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Monday, 23 September 2013

Manchester House, Spinningfields.

I returned to Manchester House on Friday with a few friends. It had been booked months ago, long before I was invited to the preview, but problems with the building work had postponed the opening. We went to Artisan next door for a cocktail first. This place just had a real pasting from ‪Marina‬ O' ‪Loughlin‬ in The Guardian. In an amusing but essentially meaningless review, she hated pretty much everything about it. But what was the point in her going there? Artisan is quite simply not for the likes of her, it's for people (not foodies), who want to go out have have a fun night out in a 'glamorous' setting. The food is never the star, but it's enjoyable for most people - and it works. It would be like me reviewing a vegan restaurant; I'm never going to like it. To be honest, Artisan is not really for me either, I'm too old, but at 7pm it was busy enough without being crowded, and none of the kinds of people she mentioned were in there anyway, it was actually quite chilled sat at the bar. We necked our cocktails and went next door.



People who rally against the likes of Artisan, but not Manchester House should be wary though, they're both owned by Living Ventures, and they feel very similar to me, you spot it as you go from one to the other; they're even linked by an interior bridge. A similar vibe, and design, Manchester House feels very much the Living Ventures operation, similar clientèle too from what I could tell. This could be a good or a bad thing depending on your viewpoint. Generally, I like LV restaurants for what they are, but this could be a problem for Manchester House as a brand if they are looking for Michelin stars as I'm not sure LV restaurants are ever really about fine food; it's more about the experience as a whole, but more of that later.
My friends loved the cocktail bar on the 12th floor, although the cocktails took an age to get to us, (20 minutes), they were just about worth it. I had a Smokey Old Fashioned, it was lovely.
It's a seriously impressive space as the sun goes down and the lights go up.
A few tasty canapés.

We went down to the restaurant on the second floor. As I mentioned in the preview, I really like the interior, and its industrial chic. If anything; at night it's even more impressive. We were very happy with the booth at the side looking over to the kitchen, it's a hive of activity, the place was really buzzing.


Onto the food. We all had the 12 course taster menu, with two of our party not eating meat, so they had replacements. I didn't want the famous prawns dish as I'd had it last week, and wasn't really loving it, so managed to negotiate the lobster tails instead. Chef Aiden Byrne himself popped over for a second to let us know, which is always a really lovely touch I think. He always comes across as a very likeable gregarious bloke, which is good for the restaurant too, as it adds to the experience.
The 12 Course Taster Menu.
Chilled Broad Bean soup. I liked this, a nice little starter.
Bacon and Onion Brioche with Pea butter. I quite enjoyed this dish but I want more pea flavour. Despite using very modern techniques, the end result is that it tastes just like watery liquidised peas to me. The bread and butter are the best things about it.
Razor Clam, squid and pepper. I've had a lot of razor clams recently, most notably at Tickets and Aponiente both in Spain. This was nice, but it didn't blow me away, I'm not really sure why. It looks pretty though; beautiful presentation.
Braised Snails, potato and parsley. Surprisingly this was my favourite dish of the night, it's lovely and creamy. It also sparked a debate on our table, can none meat eaters eat snails? They eat fish, but obviously not; but it is a grey line, suppose the snails can swim was my argument?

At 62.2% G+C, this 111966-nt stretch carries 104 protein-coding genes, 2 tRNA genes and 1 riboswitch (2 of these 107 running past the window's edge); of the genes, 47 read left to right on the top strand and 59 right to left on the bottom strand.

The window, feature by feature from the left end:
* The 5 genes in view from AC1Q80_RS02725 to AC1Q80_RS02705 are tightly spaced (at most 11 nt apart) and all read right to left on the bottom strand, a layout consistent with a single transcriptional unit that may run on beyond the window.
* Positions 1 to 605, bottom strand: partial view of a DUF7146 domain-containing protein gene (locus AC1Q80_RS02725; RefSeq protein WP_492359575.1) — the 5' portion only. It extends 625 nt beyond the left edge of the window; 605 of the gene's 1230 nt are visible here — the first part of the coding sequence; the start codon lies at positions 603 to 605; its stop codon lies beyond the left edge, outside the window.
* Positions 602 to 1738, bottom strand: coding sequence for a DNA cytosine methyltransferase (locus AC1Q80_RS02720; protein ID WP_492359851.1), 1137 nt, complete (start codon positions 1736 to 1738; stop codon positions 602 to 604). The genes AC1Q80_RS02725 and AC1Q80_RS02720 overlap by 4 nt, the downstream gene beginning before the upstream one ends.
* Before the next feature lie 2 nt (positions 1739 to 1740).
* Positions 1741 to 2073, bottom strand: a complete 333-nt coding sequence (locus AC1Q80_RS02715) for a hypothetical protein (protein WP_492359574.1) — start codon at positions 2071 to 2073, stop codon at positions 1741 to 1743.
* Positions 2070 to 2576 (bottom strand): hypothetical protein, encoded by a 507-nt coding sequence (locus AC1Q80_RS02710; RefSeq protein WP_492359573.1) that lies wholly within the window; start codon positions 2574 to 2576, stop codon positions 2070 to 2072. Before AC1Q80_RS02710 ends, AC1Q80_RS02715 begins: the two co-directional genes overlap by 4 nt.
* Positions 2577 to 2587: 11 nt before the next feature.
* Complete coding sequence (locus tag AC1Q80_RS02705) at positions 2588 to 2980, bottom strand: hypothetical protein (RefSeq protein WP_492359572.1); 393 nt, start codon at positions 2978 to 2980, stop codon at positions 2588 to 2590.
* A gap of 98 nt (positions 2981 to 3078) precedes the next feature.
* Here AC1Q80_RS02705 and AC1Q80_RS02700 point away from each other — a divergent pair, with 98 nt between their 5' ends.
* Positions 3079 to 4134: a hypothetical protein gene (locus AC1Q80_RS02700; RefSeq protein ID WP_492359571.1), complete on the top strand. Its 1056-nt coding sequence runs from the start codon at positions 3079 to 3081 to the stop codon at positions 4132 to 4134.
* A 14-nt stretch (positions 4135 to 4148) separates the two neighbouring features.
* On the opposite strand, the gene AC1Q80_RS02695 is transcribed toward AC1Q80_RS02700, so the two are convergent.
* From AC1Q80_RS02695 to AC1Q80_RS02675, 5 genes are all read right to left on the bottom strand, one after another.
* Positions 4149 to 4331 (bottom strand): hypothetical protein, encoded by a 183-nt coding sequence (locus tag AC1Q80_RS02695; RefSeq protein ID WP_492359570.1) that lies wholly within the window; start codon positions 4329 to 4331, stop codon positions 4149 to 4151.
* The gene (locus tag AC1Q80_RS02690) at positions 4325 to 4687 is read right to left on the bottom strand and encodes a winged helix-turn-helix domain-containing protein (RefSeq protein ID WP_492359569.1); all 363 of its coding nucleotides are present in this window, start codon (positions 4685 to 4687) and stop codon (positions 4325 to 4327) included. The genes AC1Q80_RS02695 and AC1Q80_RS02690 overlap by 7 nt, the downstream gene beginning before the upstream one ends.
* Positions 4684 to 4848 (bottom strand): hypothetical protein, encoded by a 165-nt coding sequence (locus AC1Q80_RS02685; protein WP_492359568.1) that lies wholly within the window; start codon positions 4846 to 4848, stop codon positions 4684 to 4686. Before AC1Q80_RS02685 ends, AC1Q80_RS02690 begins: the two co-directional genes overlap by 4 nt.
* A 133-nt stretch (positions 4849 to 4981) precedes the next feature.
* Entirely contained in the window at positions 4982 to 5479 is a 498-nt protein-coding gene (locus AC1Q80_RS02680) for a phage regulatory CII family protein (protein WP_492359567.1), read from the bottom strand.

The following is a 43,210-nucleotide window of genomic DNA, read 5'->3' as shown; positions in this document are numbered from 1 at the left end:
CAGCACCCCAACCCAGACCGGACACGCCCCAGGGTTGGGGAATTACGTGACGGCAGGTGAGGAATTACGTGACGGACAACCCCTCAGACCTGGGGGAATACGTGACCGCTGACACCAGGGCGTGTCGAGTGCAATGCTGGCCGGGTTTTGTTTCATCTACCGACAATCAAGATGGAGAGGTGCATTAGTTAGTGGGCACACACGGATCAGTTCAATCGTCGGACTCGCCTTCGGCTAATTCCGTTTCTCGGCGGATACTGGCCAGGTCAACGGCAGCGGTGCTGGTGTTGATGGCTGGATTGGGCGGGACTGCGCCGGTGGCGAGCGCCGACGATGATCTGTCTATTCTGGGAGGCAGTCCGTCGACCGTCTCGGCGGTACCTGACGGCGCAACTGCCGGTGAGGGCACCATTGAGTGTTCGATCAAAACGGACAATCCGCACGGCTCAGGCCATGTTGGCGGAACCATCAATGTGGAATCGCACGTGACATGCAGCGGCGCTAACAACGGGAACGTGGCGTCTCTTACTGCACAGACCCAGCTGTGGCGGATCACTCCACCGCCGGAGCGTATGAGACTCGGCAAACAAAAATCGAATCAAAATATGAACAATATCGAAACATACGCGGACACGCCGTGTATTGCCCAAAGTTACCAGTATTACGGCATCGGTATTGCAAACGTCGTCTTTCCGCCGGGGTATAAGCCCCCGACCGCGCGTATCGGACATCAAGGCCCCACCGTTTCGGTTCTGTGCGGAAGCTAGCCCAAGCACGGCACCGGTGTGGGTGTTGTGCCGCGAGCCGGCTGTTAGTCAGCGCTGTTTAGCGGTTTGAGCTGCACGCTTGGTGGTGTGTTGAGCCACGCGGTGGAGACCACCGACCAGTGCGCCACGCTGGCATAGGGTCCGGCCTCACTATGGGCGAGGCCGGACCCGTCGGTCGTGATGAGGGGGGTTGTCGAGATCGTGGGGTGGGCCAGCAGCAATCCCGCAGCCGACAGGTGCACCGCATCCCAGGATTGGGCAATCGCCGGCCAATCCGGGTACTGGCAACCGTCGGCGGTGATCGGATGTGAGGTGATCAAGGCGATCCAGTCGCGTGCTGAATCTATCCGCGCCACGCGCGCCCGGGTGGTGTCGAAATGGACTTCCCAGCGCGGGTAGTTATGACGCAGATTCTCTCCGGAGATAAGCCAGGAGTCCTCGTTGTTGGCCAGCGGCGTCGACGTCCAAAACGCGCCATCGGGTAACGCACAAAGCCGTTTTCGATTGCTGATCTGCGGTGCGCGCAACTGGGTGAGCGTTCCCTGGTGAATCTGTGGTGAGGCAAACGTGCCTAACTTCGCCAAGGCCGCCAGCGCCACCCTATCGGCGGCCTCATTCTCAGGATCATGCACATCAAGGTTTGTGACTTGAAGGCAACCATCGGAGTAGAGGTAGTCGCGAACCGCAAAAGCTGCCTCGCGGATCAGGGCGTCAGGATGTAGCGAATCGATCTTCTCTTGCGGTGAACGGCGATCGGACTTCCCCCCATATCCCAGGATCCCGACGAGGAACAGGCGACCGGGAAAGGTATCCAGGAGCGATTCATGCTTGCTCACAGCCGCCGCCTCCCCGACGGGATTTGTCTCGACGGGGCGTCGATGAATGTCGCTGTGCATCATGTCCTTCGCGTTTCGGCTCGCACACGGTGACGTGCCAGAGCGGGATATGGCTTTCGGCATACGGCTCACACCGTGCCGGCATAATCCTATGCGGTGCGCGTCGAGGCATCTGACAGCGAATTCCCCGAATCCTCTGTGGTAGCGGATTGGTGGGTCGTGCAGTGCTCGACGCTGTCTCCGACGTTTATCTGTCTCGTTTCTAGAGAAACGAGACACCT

Poached lobster tail with smoked apple purée. I was expecting big things of this dish off the a la carte menu, it's a jaw dropping £50! It was fine, but if I'd have paid that much I'd have been a bit disappointed to be honest. The quality of the produce is not in question, (which of course is expensive anyway), but there wasn't a lot more to it really. It's good, but it's the level of expectation driven by the extremely high price that's the problem more than the food itself.
Foie Gras, palm sugar, cherries and pistachio. This dish is almost famous already. I like it, but not quite as much as others seem to. For me if you take away the best thing about it; the brilliant fake foie cherry (which is a little trick a lot of the Spanish chefs use; originally developed by El Bulli I always think,) you have a pleasant very enjoyable dish, but for me nothing more than that. But as it's Manchester Confidential's best dish of the year, it must be just me that's wrong.

Beetroot oyster and Oxtail. The inspiration of Basque chef Eneko Atxa is most obvious on this dish. When you have this sort of presentation, it's imperative that the flavours match, they need to be intense. I noticed the oxtail broth was stronger in flavour than last week, and the oyster was still very decent; but I did feel a little underwhelmed if I'm honest. Is the smoke supposed to be the smell of the sea? As I can't smell it. I still like the bread element though.
My 'Pescatarian' friends had a Seabass at this stage as a replacement, they said it was well overcooked and had clearly been standing for a while, but this was removed from our bill later. These sort of mistakes cannot come out of the kitchen when we're paying £100 per head.
Potato and artichoke salad with truffle. We all really liked this one. The hot and cold combination is something I've had a lot of lately and it really works well.
Turbot, morteaux and choucroute. It didn't really do much for me this dish although pleasant enough.
Chilled beetroot gazpacho and avocado sorbet.
Pork Cutlet with pineapple rose and rosemary. I think the pork was overcooked and I didn't much like the pineapple with it.

Manchester Tart. I didn't enjoy this as quite much second time around.

Szechuan, lychee and rose. A really lovely dessert.


The service was good, if very casual. I think it needs to step up a bit though. If they are after a Michelin Star; only the sommelier really impressed on that sort of level. He handled our embarrassing restaurant-name dropping with aplomb and put up with our arguments over the various wines we were sampling.(New vs Old World.) Still, it's early days, it's only just opened so nerves are to be expected with other staff members.